Department of History
College of Arts & Sciences 201A
The University of Akron

Office Hours: Tues/Thurs 4pm - 5pm

Phone: 330-972-6076 (office), Email:

Sunday, January 15, 2017

Schedule for Spring 2017

Humanities in Western Tradition Lecture & Discussion Section 3400:210-820/821, MW 5:10-6:25 pm, CAS 138

Humanities in Western Tradition Lecture & Discussion Section 3400:210-830/831, TTh 5:10-6:25 pm, CAS 205


Tuesday, August 16, 2016

Schedule for Fall 2016

Fall 2016 Courses:

Humanities in Western Tradition Lecture & Discussion Section 3400:210-820/821, MW 5:20-6:35 pm, CAS 145

Humanities in Western Tradition Lecture & Discussion Section 3400:210-830/831, TTh 5:20-6:35 pm, CAS 133


Tuesday, September 1, 2015

How Papyrus Was Made

Here's a good site with information from Pliny (a Roman historian) regarding the production of "paper" from the plant papyrus:

And here is another with some lovely images of hieroglyphic writing:

Now think about this: How has writing and the production of an easy to use and carry substance like papyrus (remember those clunky clay tablets that Gilgamesh used?) changed the nature of history? How would our history be different if we could not write it down?

Sunday, March 23, 2014

Things I Write on the Board (or What You Need to Know for Humanities Exam 2)

This is the brainstorming we did in review for the exam. Don't panic if you see boards here you don't remember from your class. These are things we wrote on the board for review for exam 2 in all four of my sections of Humanities this Spring. Just think of it as a bonus that you get to see what other sections thought was important.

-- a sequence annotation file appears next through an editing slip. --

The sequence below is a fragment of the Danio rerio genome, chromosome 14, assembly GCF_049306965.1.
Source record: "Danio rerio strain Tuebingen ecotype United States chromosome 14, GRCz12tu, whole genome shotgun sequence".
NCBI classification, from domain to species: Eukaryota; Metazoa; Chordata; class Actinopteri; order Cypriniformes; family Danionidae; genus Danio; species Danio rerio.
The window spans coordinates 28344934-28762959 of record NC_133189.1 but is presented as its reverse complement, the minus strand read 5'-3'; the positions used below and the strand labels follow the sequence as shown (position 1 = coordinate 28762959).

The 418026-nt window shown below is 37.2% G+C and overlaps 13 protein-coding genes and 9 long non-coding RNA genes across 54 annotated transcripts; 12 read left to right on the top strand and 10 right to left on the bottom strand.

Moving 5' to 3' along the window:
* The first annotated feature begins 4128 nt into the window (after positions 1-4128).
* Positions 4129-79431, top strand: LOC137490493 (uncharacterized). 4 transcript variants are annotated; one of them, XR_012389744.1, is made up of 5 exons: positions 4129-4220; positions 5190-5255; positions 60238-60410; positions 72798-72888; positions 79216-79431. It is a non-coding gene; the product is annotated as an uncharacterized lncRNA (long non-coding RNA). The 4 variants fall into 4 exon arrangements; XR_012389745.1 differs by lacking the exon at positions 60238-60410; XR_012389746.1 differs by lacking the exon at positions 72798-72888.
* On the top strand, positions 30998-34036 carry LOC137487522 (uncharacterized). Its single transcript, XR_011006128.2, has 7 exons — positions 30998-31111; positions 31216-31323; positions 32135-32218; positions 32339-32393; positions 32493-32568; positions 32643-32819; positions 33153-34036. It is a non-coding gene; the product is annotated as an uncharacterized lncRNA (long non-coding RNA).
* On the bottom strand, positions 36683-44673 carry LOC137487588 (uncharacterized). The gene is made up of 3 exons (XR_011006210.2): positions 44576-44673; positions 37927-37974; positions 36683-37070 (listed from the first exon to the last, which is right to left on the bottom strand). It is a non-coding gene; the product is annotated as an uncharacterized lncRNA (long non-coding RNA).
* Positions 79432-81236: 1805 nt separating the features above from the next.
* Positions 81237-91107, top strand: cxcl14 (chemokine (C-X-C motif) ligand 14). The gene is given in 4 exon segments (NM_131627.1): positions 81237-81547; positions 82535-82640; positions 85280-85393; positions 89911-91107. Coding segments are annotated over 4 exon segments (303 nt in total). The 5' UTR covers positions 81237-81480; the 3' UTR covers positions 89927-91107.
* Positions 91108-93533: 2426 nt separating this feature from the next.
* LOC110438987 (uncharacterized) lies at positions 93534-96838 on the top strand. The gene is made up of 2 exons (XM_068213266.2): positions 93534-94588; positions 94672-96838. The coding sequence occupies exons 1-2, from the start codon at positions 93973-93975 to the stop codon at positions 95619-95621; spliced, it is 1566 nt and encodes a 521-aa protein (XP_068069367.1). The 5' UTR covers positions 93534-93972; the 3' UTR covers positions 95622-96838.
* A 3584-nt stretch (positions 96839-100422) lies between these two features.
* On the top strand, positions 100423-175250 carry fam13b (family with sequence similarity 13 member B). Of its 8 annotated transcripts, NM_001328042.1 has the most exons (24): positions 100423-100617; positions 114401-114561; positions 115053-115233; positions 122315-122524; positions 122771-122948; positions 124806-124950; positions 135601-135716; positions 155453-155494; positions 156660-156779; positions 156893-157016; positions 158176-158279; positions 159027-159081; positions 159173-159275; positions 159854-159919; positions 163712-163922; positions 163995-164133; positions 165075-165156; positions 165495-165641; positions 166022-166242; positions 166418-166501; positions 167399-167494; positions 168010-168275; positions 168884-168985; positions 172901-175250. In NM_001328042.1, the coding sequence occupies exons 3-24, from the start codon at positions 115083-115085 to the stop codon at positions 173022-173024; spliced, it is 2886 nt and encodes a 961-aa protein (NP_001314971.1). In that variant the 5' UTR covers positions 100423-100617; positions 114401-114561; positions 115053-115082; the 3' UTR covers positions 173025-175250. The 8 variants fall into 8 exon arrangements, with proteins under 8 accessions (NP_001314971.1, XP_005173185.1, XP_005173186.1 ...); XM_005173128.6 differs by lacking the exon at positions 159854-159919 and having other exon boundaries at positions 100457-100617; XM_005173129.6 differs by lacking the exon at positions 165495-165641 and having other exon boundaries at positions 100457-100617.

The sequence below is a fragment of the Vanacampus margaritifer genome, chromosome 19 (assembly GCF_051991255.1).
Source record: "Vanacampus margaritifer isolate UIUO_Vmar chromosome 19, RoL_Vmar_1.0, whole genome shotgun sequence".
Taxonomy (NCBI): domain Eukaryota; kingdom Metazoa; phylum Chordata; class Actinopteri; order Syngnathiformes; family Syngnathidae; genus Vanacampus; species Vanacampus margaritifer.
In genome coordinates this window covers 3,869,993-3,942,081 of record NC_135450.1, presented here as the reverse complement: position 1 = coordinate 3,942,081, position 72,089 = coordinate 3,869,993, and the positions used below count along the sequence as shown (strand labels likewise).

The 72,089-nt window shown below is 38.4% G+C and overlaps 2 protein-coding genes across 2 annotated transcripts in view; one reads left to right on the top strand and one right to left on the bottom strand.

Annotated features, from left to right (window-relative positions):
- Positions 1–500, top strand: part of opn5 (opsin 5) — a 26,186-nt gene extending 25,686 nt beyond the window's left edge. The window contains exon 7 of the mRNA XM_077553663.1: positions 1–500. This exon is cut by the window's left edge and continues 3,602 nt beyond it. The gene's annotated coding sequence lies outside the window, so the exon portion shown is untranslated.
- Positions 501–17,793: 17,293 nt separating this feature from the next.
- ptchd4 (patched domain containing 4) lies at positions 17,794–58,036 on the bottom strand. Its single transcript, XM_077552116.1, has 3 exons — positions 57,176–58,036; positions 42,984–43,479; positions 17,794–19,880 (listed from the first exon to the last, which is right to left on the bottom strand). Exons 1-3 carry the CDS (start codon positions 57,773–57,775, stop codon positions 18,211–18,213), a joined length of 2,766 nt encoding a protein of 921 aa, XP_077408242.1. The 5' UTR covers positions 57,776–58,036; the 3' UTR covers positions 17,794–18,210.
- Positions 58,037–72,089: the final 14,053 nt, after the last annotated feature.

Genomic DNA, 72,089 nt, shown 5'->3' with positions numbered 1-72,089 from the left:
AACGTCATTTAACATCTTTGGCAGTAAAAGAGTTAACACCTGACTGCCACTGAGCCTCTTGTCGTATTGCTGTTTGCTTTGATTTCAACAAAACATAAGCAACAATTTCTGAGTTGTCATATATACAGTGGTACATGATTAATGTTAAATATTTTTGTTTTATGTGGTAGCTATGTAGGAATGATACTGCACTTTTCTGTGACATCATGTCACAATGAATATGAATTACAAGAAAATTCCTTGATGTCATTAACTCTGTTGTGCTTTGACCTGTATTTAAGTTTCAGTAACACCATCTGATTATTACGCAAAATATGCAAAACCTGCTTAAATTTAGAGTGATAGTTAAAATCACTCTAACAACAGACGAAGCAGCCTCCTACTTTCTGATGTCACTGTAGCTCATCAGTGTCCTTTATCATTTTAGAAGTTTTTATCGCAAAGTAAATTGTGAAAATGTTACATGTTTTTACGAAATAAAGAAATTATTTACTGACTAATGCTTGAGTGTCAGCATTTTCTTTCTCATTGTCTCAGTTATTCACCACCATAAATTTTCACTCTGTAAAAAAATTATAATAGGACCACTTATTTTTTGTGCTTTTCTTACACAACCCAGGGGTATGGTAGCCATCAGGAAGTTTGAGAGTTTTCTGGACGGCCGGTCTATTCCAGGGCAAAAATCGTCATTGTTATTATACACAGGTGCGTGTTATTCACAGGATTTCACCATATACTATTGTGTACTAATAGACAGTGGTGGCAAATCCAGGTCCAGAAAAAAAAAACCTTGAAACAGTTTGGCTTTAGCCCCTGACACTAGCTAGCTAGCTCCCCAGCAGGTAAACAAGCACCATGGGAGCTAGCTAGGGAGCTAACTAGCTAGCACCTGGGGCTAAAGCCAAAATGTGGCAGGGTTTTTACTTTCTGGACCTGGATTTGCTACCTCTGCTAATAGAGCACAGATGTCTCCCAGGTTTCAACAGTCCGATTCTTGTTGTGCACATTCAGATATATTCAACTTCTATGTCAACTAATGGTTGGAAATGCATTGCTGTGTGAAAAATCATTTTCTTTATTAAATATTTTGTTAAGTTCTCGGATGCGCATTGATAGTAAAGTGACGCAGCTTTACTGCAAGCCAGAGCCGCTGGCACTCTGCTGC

Note the shift in names from Greek Gods to Roman Gods

Especially important for this exam is understanding the shifts in religious thought from Judaism to Christianity to Islam. Be able to cite examples from the texts.

Here's some stuff we came up with when discussing Paul's letter to the Romans:

 More in class review:

Monday, December 3, 2012

Tuesday, June 7, 2011

Questions to consider while reading:

Ovid’s The Art of Love


  1. Who were the “leading lights in the literary culture of Augustan Rome”?
  2. How were wealthy Roman women different from women of classical Athens?
  3. "Fearful that Roman society was becoming too decadent,” what did Augustus do?

The Art of Love

  1. How does he refer to Love at the beginning of the poem?
  2. According to Ovid, how is a successful man expected to behave toward women?
  3. What is Ovid’s view of the nature of women?
  4. What purpose do allusions to Greek and Roman mythology serve? Are they just “window dressing” or do they significantly enhance the ideas set forth concerning love?
  5. What picture of life in Augustan Rome does this poem give you?
  6. Describe some of the specific “arts” or techniques recommended by Ovid. Do you think that some of them are used today?

Thursday, May 26, 2011

"Antigone, Interrupted: Greek Tragedy and the Future" a lecture by Bonnie Honig

Bonnie Honig presents her inaugural lecture as the Sarah Rebecca Roland Professor in Political Science at Weinberg College of Arts and Sciences. Delivered February 9, 2010.

Wednesday, April 20, 2011

Cathedral - David Macauley

Watch the David Macauley video Cathedral (the book companion is Cathedral: The Story of its Construction). Good for understanding how the aristocracy, the guilds, the towns, and the church all combined to build a medieval cathedral.